We're taking a break from the Central Oregon A-to-Zs to discuss a topic near and dear to our hearts: BIRD WATCHING. Our Naturalist Guides are all pretty nerdy about our local birds, and many of them enjoy venturing out into the wilderness to observe them in their natural habitat.
Wanderlust Tours founder, Dave Nissen recalls his favorite bird sighting, on the Deschutes River right in the heart of Bend. Right in the middle of the town, he witnessed a Bald Eagle careening down from the sky to strike at a mallard (and, unfortunately for the mallard, it was eaten!).
He recounts another Bald Eagle sighting:
"The eagle was prowling the waters up on one of the Cascade Lakes, where there were about 10,000 coots on the water. After seven overhead passes, the eagle had picked its prey, swooped down, and nabbed one coot while the other 10,000 took off in flight. The sound of flapping wings and feet running on the water surface was incredible."
"One of my favorite summer Cascade Lakes activities is watching the Bald Eagles and Osprey fight over fish. The Osprey does the work of poaching a trout out of the lake, then the Bald Eagle comes swooping in to spar with the Osprey. The Osprey, in order to protect itself in-flight, releases the fish, then goes talons-up to battle with the Eagle. Then, the Eagle dives away from the bird in order to catch the fish mid-air and retreats with its prize!"
Naturalist Guide Danny Walden has been birding for years, has some tips for beginners:
"It's a common misconception that, to identify a bird, you have to see its colors. That's not true! Bird watching (or "birding") is only partially done by sight, and even then there are a myriad of ways - size, shape, behavior, habitat, range - that positive IDs are made.
I don't even see all of the birds I identify, using their unique songs and calls instead. At the very least, sound tells me where a bird is so I can find it and identify it by sight.
"My favorite sounds are mechanical, that is, not produced with the bird's vocal cords: male snipes, for example, woo females with an eerie winnowing brought to life by their outer flight feathers. Nighthawks occasionally enter a dive and create a boom like a truck roaring by, a sound that at first seems to be the work of an elk or a moose, not of this diminutive flier. Hearing this bird, especially over busy urban areas, always brings a smile to my face."
TIPS ON BIRDING
Danny suggests that you don't try to "get" anywhere. He suggests moving slowly and quietly with alertness, keeping eyes up and ears open.
"If you quietly stand in any natural habitat and take it all in: you'll be surprised at how much is out there! If you want to get a little more advanced: wake up early. Go with someone more knowledgeable than yourself or join a local birding group like The Audubon Society. Learn the sounds; websites like xeno-canto are a great resource. Get good at using your binoculars. Enjoy migrations in spring and fall."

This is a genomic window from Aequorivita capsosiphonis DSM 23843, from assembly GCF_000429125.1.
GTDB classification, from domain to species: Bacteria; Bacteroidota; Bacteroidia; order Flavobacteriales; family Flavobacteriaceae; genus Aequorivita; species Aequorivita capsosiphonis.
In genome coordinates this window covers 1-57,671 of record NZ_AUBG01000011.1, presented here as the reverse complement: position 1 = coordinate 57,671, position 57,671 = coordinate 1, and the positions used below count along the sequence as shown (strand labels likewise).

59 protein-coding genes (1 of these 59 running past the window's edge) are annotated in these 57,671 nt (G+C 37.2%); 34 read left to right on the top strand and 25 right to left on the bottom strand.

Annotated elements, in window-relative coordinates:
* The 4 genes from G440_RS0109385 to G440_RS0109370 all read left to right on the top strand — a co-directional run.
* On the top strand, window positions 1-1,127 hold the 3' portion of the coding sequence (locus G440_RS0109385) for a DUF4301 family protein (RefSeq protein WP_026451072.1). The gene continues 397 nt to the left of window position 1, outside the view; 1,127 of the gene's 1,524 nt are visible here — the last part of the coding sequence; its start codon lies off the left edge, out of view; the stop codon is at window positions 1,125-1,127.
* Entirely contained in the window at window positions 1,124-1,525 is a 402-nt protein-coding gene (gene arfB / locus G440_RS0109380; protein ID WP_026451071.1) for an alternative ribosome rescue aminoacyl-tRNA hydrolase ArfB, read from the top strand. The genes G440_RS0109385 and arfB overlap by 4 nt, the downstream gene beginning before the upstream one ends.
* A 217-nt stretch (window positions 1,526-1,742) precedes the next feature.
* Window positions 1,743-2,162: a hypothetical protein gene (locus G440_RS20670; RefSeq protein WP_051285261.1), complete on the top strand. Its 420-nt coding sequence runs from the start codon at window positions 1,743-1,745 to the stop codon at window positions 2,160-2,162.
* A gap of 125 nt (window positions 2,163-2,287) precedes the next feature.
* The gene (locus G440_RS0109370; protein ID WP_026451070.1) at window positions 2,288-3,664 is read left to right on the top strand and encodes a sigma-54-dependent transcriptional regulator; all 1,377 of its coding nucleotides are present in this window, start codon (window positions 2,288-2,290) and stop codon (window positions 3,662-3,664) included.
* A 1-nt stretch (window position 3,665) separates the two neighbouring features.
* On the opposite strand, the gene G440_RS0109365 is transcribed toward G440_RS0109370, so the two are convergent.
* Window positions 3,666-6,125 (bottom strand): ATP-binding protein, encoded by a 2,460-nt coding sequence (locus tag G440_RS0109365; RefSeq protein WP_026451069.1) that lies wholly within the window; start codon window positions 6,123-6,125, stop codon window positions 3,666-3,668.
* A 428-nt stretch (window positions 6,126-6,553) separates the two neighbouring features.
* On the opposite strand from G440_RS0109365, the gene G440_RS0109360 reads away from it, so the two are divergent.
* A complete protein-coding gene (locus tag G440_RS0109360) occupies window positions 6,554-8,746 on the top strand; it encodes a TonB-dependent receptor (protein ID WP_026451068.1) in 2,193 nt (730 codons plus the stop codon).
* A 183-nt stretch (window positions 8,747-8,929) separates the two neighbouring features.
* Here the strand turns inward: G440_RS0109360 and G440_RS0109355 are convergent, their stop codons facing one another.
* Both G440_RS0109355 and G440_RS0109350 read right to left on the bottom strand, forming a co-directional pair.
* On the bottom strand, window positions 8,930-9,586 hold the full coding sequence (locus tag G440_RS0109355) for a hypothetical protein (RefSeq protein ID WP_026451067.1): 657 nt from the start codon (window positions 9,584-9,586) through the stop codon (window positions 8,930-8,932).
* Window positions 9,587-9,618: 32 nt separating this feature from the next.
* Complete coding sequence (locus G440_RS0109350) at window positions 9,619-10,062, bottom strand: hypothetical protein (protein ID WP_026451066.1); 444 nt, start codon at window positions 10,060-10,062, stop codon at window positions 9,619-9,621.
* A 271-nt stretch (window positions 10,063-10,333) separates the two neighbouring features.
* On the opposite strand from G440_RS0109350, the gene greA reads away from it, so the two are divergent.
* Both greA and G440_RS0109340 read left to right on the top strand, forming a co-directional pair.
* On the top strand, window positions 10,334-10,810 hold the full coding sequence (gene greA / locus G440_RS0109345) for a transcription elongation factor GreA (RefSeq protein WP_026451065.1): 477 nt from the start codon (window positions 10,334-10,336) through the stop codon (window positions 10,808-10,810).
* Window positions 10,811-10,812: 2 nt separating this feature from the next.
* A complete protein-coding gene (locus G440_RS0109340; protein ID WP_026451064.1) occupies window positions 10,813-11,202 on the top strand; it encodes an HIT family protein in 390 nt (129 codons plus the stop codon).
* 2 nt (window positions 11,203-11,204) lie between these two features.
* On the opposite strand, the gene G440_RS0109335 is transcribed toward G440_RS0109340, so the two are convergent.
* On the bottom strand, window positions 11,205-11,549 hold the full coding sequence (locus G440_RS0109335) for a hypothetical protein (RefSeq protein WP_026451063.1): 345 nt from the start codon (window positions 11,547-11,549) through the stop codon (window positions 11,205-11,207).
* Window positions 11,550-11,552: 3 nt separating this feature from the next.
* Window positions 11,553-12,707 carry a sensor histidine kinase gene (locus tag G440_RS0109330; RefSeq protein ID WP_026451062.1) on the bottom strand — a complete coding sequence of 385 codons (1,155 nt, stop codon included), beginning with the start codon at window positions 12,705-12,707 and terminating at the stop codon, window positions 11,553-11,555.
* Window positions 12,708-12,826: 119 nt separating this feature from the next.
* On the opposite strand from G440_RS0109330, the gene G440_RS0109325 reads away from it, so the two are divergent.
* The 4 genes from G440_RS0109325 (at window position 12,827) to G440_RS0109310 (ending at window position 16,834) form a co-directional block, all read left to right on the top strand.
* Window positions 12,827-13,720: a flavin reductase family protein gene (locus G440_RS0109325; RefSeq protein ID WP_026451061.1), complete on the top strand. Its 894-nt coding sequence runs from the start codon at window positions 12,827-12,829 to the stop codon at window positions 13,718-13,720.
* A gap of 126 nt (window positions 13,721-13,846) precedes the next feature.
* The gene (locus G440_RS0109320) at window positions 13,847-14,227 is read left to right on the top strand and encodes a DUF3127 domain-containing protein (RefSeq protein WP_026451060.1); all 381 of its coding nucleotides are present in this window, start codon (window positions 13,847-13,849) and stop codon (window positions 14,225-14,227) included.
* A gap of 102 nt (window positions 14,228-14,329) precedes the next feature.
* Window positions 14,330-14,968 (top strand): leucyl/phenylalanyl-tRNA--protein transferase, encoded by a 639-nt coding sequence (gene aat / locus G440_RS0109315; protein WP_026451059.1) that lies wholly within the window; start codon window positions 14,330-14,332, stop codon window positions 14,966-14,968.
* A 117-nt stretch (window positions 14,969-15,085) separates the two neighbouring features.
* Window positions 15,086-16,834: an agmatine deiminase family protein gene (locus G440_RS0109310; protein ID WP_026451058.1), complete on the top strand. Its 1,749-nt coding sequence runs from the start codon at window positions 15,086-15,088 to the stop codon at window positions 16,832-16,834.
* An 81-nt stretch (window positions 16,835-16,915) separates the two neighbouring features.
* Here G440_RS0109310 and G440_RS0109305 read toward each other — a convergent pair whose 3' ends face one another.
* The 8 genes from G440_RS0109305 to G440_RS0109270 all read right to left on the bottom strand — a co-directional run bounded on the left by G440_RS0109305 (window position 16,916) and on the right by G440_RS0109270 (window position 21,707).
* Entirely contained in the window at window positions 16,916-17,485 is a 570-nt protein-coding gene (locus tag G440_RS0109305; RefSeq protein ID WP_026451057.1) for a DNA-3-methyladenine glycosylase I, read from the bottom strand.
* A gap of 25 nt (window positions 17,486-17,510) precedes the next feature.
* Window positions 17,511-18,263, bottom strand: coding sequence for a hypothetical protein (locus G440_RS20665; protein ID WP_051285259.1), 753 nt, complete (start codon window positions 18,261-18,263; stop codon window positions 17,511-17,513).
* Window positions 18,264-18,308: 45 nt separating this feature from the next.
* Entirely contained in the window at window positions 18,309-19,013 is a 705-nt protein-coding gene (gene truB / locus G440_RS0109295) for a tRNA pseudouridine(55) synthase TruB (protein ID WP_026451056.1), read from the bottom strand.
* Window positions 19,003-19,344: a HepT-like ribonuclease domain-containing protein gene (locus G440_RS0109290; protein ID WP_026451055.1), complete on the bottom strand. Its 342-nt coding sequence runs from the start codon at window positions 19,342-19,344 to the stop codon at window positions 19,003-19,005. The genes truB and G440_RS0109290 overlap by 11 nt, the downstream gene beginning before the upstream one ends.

Birding is an easy way to engage with your natural surroundings, and anyone can do it. Just bring along your passion for birds, and (ideally) some binoculars! If you're looking for a new pair and need some advice, When Outdoors has an excellent reference guide on their blog here-- and be sure to check out their other blog posts for more advice on adventure gear!
The most importantly advice? Stick with it! The payoff is real.
"Learning about birds has enriched my life immensely. Hearing and seeing what few others do makes me feel like I have superpowers. Knowing the bird life of an area helps me connect with that place deeply!" -- Danny
Naturalist Guide Chaney Swiney has some pretty specific favorites when it comes to birds. Chaney's favorites, according to habitat are:
- Sagebrush flats: American Kestrel
- Ponderosa woodlands: Olive-Sided Flycatcher
- Cascade Lakes (two-way tie): Pied-billed Grebe and Sandhill Crane
And the unlikeliest bird he's seen in Central Oregon? The Emperor goose, which is native to coastal Alaska and Siberia, but occasionally strays down the Pacific Coast.
To keep track of their birding notes, both Danny and Chaney use eBird.org to log their daily sightings, and to see what others have written.
Chaney, on eBird: eBird is an app (and website) that allows people to create checklists of birds they've seen and thus participate in "the world’s largest biodiversity-related citizen science project." I use eBird on almost every paddling trip I lead, whether on the Deschutes River, or up at one of the Cascade Lakes, contributing to this massive and growing database of bird populations and distribution. Plus, it helps me keep track of species I've seen, automatically generating a life list along with records for each state, county, and hotspot where I've made a list. However, eBird doesn't serve as a field guide, so if you need help on bird identification, download eBird's sibling app, Merlin. Learn the species around you, and once you recognize them by sight or sound, get out there and make your own checklists!